Moody’s ups growth forecast to 8% for FY24; India to remain fastest growing G20 nation

Moody’s ups growth forecast to 8% for FY24; India to remain fastest growing G20 nation

New Delhi | Moody's Ratings on Thursday raised India's GDP growth forecast for FY24 to around 8 per cent from 6.6 per cent on the back of strong domestic consumption and capital expenditure.

The estimate comes a day after RBI Governor Shaktikanta Das said the economic growth in the current financial year could be close to 8 per cent in view of the third quarter GDP data released by the government.

The latest estimate of Moody's is about 140 basis points higher than the earlier projection of 6.6 per cent made in November 2023.

The National Statistical Office (NSO) has projected 8.4 per cent growth in December quarter of the current financial year. It has also revised GDP estimates for the first and second quarters to 8.2 per cent and 8.1 per cent from 7.8 per cent and 7.6 per cent, respectively.

"We expect India to be the fastest-growing economy among major G20 countries, with its real GDP growth to accelerate to around 8 per cent in the fiscal year ending March 2024 (fiscal 2023-24) from 7 per cent in fiscal 2022-23," Moody's said in a report.

Government capital expenditure and strong domestic consumption will underpin India's economic growth. Moreover, India is poised to benefit from increased global trade and investment opportunities arising from companies' strategies to diversify away from China, it said.

"We expect India's inflation rate will decline to 5.5 per cent in 2023-24 from a peak of 6.7 per cent in fiscal 2022-23, and further disinflation will support monetary easing going forward," it said.

With regard to the banking sector, the report said, non-performing assets (NPAs) will continue to fall as the operating environment improves.

The system wide NPA ratio dropped to 3.2 per cent as at September-end 2023 from a peak of 11.2 per cent at the end of March 2018 because of recoveries and write-offs of legacy problem loans.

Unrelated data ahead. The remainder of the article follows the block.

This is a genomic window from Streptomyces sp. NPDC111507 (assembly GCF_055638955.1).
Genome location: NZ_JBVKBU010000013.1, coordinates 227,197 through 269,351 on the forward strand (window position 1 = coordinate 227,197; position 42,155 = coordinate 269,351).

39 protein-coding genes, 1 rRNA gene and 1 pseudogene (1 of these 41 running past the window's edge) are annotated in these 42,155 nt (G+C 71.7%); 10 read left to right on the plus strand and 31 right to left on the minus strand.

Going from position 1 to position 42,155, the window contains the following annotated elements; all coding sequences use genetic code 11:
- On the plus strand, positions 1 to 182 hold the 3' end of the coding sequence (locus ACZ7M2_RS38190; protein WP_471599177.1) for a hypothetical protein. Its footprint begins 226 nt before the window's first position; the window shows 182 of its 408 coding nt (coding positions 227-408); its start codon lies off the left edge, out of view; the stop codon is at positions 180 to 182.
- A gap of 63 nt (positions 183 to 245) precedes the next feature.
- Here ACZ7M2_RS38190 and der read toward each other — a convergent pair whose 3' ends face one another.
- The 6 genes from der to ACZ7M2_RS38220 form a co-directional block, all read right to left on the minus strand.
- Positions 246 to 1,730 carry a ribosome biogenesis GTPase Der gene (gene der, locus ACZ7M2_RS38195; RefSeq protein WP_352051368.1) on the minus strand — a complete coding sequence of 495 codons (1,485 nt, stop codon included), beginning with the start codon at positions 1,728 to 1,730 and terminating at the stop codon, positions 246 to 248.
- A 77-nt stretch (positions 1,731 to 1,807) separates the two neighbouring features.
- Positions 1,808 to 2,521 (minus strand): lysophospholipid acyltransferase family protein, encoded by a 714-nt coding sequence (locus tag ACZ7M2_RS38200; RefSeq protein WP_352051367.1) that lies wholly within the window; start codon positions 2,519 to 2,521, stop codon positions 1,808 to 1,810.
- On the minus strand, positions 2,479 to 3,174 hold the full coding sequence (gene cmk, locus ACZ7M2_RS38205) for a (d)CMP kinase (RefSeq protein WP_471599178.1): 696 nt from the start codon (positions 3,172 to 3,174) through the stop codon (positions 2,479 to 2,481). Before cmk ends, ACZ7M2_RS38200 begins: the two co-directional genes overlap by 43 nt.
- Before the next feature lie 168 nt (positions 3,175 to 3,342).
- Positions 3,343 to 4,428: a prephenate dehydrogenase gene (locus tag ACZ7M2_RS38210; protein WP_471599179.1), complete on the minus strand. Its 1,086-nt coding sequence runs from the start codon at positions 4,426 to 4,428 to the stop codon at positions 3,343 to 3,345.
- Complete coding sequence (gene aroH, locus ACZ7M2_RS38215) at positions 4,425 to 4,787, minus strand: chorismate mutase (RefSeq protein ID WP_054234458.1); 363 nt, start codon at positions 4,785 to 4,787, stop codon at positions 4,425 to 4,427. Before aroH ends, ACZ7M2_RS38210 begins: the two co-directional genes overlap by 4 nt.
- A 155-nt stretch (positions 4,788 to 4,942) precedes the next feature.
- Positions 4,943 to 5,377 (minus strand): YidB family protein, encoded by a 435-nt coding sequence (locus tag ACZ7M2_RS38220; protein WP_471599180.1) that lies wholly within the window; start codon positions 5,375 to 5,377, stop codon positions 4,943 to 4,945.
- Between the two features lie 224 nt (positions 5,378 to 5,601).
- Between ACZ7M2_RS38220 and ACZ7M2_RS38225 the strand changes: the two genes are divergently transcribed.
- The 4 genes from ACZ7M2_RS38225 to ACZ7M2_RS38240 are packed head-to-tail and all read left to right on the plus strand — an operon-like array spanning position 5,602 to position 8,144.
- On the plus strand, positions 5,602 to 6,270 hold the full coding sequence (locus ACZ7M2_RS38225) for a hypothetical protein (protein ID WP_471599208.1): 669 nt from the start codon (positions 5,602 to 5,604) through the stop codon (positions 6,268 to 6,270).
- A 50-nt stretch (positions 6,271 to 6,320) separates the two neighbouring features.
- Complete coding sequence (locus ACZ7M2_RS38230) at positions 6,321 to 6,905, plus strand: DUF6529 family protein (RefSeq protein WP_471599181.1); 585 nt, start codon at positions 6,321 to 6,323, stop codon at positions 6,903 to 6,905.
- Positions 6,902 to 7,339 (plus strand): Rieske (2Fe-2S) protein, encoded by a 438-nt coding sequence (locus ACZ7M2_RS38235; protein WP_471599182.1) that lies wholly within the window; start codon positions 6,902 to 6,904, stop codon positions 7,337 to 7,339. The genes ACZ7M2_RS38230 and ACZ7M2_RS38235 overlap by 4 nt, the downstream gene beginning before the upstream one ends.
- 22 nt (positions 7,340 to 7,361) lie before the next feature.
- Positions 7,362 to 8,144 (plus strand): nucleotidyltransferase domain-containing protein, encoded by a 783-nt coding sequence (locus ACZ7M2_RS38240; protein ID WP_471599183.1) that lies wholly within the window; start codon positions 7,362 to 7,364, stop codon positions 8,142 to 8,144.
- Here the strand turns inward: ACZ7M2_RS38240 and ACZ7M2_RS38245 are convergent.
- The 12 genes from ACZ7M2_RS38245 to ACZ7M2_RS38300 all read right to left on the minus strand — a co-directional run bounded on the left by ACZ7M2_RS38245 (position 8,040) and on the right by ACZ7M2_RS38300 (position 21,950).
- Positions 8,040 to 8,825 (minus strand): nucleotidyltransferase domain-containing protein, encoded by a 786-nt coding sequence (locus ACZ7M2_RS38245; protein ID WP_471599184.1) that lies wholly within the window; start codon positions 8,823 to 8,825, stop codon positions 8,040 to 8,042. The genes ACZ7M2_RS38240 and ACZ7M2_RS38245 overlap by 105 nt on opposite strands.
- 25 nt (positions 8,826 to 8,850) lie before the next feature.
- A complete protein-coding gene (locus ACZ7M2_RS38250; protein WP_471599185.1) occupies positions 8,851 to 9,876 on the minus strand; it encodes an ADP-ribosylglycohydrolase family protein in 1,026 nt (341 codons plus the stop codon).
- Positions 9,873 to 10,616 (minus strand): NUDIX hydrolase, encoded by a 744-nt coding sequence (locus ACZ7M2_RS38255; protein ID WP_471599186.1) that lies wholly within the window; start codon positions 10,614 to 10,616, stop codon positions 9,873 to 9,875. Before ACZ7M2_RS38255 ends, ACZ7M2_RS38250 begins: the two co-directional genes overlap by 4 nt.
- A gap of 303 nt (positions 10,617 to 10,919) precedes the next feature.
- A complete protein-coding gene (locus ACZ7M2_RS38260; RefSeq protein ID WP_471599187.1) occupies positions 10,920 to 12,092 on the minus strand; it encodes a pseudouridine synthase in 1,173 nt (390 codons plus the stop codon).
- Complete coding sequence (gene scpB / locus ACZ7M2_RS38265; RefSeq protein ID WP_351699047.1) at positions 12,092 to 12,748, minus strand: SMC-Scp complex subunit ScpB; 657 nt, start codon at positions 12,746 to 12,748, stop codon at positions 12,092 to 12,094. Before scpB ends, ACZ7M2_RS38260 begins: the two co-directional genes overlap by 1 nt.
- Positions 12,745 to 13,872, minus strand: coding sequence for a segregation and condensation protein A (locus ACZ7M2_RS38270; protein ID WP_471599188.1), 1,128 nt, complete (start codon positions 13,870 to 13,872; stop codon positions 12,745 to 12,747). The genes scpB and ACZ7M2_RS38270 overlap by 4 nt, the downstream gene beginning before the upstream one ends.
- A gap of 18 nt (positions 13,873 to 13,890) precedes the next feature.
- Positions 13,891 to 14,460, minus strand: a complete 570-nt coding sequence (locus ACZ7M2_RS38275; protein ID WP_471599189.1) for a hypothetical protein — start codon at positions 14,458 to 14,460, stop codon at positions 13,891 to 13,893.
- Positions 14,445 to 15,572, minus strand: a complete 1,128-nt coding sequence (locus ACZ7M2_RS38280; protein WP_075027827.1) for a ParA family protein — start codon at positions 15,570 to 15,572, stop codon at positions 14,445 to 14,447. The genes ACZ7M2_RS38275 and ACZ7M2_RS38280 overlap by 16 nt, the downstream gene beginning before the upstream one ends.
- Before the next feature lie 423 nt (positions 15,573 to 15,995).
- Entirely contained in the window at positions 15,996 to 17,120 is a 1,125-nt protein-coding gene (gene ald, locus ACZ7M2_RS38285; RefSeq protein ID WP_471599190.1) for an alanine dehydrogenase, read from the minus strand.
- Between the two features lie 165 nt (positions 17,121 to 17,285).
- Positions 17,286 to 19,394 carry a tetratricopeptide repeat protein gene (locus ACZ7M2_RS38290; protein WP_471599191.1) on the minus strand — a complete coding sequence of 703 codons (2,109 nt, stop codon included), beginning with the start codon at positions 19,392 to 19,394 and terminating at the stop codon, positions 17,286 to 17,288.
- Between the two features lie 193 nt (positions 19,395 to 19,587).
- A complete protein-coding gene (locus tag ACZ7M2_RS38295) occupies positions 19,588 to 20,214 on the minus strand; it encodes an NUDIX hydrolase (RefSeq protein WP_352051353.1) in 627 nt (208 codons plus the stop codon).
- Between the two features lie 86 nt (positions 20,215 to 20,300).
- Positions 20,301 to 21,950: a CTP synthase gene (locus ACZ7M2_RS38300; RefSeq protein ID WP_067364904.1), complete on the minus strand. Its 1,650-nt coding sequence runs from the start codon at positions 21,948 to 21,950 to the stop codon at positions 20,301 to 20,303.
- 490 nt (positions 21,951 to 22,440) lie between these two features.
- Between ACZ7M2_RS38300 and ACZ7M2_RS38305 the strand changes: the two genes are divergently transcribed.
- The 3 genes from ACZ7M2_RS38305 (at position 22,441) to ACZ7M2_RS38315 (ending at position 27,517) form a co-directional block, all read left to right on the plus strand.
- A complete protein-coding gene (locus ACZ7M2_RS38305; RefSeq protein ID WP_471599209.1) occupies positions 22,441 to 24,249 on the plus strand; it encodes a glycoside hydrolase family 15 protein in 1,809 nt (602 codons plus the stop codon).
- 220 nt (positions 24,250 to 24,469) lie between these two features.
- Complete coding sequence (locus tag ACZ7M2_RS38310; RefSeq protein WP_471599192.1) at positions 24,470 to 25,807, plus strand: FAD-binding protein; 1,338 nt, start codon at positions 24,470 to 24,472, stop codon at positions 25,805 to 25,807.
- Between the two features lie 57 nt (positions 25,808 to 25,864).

Slippage ratios – or the ratios of newly accredited NPAs to total standard assets during a period – will stay low, helped by India's strong economic growth, it said.

"We expect banks' Common Equity Tier 1 ratios to decline 50-80 basis points because of increase in risk weights for exposures to NBFCs and unsecured retail loans," Moody's said.

Still, banks' capitalization will remain strong as their internal capital generation keeps pace with capital consumption, it said, adding, they will also be able to raise capital easily if needed, given India's buoyant equity market.

On the profitability, the report said, it will remain at healthy levels but Net Interest Margin will witness marginal decline as banks reprice maturing deposits at higher rates to fully reflect previous hikes in prevailing interest rates.

The banking sector's profitability has improved substantially in the past five years mainly because of decrease in loan-loss provisions amid improvements in asset quality, it said.

Banks' funding has tightened in the past two years as credit growth has outpaced deposit expansion, with the system wide loan-to-deposit ratio (LDR) rising to 75.1 per cent as of March 31, 2023 from 64.9 per cent two years earlier.

LDRs are unlikely to rise further, however, as loan growth slows, banks' liquidity will remain adequate thanks to existing regulatory requirements.

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